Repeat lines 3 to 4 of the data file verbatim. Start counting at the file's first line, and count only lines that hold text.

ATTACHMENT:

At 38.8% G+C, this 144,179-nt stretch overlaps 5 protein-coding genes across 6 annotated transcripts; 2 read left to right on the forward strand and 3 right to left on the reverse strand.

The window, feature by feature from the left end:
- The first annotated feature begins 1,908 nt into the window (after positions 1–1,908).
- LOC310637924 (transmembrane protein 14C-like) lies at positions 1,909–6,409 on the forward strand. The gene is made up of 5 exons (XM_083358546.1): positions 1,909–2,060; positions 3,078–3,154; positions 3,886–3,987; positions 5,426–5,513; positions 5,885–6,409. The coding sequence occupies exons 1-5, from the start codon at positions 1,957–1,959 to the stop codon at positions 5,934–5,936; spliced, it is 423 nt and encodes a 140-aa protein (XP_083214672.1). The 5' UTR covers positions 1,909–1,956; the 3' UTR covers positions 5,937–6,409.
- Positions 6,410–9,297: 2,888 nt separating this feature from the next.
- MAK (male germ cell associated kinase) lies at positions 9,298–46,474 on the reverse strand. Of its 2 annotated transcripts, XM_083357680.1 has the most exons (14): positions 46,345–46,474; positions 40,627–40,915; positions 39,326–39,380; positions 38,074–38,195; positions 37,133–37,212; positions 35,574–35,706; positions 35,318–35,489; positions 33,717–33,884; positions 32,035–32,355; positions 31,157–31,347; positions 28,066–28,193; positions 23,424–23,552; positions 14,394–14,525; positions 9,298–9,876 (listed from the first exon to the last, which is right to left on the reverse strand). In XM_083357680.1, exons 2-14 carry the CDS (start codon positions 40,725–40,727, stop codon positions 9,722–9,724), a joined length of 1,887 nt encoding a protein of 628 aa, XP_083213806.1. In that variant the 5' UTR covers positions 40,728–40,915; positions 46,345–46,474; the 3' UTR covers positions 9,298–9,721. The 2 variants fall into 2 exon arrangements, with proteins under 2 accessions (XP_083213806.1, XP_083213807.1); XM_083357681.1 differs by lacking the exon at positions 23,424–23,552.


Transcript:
- The first annotated feature begins 1,908 nt into the window (after positions 1–1,908).
- LOC310637924 (transmembrane protein 14C-like) lies at positions 1,909–6,409 on the forward strand. The gene is made up of 5 exons (XM_083358546.1): positions 1,909–2,060; positions 3,078–3,154; positions 3,886–3,987; positions 5,426–5,513; positions 5,885–6,409. The coding sequence occupies exons 1-5, from the start codon at positions 1,957–1,959 to the stop codon at positions 5,934–5,936; spliced, it is 423 nt and encodes a 140-aa protein (XP_083214672.1). The 5' UTR covers positions 1,909–1,956; the 3' UTR covers positions 5,937–6,409.